Killer refused parole for 21st time


A murderer, 74, who has spent 45 years in jail for the 1975 killing of an elderly Toowoomba shopkeeper, has lost another chance for release on parole, after being knocked back 21 times. Mervyn James Rielly strangled Pearl Muriel Tilbury, 81, by tying a cord around her neck on November 29, 1975, and was sentenced to life imprisonment on March 30, 1976.

Ms Tilbury was found with fractured ribs, bruising to her face and body and cut hands and her underwear had been removed.

There was a suggestion that her genitals may have been interfered with, but there was no forensic evidence confirming it and he was not charged with a sexual offence.

Rielly, who first became eligible for parole in 1988, has had 21 parole applications refused.

After Queensland Parole Board rejected his latest application in January, he sought a Supreme Court review.

A psychiatrist who assessed Rielly's case said although he denied a sexual motivation for the murder, she and other assessors over the years could not rule it out.

Rielly claimed he removed the murder victim's undergarments so he could check the source of her bleeding before he strangled her with a piece of cord.

Dr Karen Brown said while information about the murder was limited, if it was sexually motivated, the risk of Rielly committing violent and sexual offences on parole would be high.

Even if the murder was not sexually motivated, his risk of violent reoffending and sexual offending was moderate to high.

Dr Brown said Rielly still had a number of outstanding and unaddressed treatment and risk management needs, and she would not recommend his release on parole.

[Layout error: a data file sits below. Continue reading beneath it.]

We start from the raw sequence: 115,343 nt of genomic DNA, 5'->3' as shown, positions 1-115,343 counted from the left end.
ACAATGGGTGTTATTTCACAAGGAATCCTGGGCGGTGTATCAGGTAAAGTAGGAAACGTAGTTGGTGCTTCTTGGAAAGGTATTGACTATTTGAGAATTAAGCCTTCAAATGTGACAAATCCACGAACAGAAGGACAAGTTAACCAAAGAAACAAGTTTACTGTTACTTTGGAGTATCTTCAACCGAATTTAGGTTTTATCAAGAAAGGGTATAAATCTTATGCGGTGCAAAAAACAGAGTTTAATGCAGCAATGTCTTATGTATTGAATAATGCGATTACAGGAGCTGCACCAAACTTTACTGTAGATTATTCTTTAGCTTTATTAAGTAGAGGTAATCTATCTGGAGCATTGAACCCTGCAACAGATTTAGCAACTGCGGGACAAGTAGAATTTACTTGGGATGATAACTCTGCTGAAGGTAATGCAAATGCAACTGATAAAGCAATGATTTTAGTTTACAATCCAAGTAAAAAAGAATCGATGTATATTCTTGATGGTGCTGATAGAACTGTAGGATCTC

She said Rielly said his sex drive was low, but he remained focused on his own sexual performance and intended to seek psychiatric support to address it.

Dr Brown said his intention to live with and marry a woman with whom he had a telephone relationship but had not seen in 11 years, demonstrated his relative lack of insight.

Risk factors, if he was released, included his anti-social and psychopathic personality, relative lack of concern for others and his limited response to sex offender treatment.

She said Rielly met the criteria for an anti-social personality disorder and had been diagnosed with alcohol abuse disorder.

Violent and sexual offending risk would be significantly increased if he was intoxicated.

"In my opinion, supervision by Queensland Corrective Services at the highest level possible, would still be inadequate to reduce the risk to a manageable level,'' Dr Brown said.

Rielly claimed his age and good prison record were not sufficiently taken into account by the Parole Board.

He has served 23 years in "open farm'' prisons and the Parole Board took into account his 50 successful leaves of absence, but also his inability to find suitable accommodation if released.

The Board said his criminal history demonstrated a pattern of repeated serious offending, with Rielly sentenced to four months' jail in 1974, for grabbing the breast of a girl, 14.

The Board decided parole conditions and suitable accommodation were insufficient to mitigate the risk he still posed to the community.

On Friday, Justice Helen Bowskill dismissed Rielly's application, saying the Board had not made any errors in its decision.

Originally published as Killer refused parole for 21st time